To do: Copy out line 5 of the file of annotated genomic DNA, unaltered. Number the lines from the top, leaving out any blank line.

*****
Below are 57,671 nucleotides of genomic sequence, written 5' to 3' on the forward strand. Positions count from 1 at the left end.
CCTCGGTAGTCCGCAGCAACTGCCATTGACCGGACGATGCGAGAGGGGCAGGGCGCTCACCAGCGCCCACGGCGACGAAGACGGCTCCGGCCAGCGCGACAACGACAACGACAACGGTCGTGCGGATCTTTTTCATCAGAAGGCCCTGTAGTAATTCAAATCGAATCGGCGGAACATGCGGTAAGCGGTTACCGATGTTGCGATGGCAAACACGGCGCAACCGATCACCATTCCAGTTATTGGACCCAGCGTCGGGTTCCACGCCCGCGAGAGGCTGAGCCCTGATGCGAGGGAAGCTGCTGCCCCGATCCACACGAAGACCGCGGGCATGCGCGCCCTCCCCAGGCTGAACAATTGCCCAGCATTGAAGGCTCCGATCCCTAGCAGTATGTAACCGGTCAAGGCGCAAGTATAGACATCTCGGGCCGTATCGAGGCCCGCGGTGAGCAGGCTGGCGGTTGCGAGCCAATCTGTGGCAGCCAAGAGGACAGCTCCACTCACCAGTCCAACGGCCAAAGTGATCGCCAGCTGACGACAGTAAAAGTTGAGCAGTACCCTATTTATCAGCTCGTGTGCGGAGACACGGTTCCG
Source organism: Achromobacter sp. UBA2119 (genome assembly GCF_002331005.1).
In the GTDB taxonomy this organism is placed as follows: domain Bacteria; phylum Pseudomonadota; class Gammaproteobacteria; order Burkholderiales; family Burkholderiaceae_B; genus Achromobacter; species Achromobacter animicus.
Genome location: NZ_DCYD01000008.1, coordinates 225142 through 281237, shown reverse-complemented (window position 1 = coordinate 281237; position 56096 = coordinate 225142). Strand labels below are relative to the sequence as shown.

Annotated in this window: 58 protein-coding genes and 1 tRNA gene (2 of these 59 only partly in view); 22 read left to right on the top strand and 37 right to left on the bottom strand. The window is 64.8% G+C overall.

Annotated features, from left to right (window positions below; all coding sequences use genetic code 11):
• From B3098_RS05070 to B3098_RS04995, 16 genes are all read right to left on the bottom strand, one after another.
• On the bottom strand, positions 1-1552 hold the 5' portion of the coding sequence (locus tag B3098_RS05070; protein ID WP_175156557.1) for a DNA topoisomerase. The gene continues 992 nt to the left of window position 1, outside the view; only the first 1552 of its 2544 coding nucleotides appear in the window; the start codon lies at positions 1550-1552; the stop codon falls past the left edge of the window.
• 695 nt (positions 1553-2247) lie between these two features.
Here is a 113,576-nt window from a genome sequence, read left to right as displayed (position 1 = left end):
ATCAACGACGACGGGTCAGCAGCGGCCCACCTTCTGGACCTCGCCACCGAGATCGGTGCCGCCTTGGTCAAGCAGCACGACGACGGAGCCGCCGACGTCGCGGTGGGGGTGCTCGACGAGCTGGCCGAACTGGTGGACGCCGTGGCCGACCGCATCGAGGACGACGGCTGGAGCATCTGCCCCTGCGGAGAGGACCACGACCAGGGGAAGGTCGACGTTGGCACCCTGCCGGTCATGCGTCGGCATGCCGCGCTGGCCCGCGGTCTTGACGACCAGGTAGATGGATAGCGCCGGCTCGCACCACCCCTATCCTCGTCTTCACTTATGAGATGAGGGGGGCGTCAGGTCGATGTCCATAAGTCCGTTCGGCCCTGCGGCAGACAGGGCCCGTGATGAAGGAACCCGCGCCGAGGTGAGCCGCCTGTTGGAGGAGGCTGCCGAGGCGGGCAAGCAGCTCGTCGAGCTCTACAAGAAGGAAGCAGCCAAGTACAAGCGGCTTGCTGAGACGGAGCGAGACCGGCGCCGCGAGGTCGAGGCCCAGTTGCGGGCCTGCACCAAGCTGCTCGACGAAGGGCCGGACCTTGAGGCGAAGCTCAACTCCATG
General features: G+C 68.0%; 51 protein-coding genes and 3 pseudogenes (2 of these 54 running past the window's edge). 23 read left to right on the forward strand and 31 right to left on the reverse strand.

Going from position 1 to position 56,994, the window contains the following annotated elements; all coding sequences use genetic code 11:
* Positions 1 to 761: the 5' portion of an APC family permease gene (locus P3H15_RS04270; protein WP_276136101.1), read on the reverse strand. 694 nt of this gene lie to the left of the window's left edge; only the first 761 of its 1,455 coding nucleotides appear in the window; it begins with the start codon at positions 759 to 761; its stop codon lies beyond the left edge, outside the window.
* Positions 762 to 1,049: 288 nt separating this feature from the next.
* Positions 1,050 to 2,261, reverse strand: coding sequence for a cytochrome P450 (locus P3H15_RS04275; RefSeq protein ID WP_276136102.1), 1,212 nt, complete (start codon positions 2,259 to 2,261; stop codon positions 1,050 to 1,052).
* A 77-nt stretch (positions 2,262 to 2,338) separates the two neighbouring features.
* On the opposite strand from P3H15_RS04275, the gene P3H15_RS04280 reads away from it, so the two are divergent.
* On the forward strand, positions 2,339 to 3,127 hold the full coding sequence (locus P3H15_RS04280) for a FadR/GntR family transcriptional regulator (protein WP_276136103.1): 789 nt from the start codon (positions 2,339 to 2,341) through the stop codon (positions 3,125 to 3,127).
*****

Genome location: NZ_DCYD01000008.1, coordinates 225142 through 281237, shown reverse-complemented (window position 1 = coordinate 281237; position 56096 = coordinate 225142). Strand labels below are relative to the sequence as shown.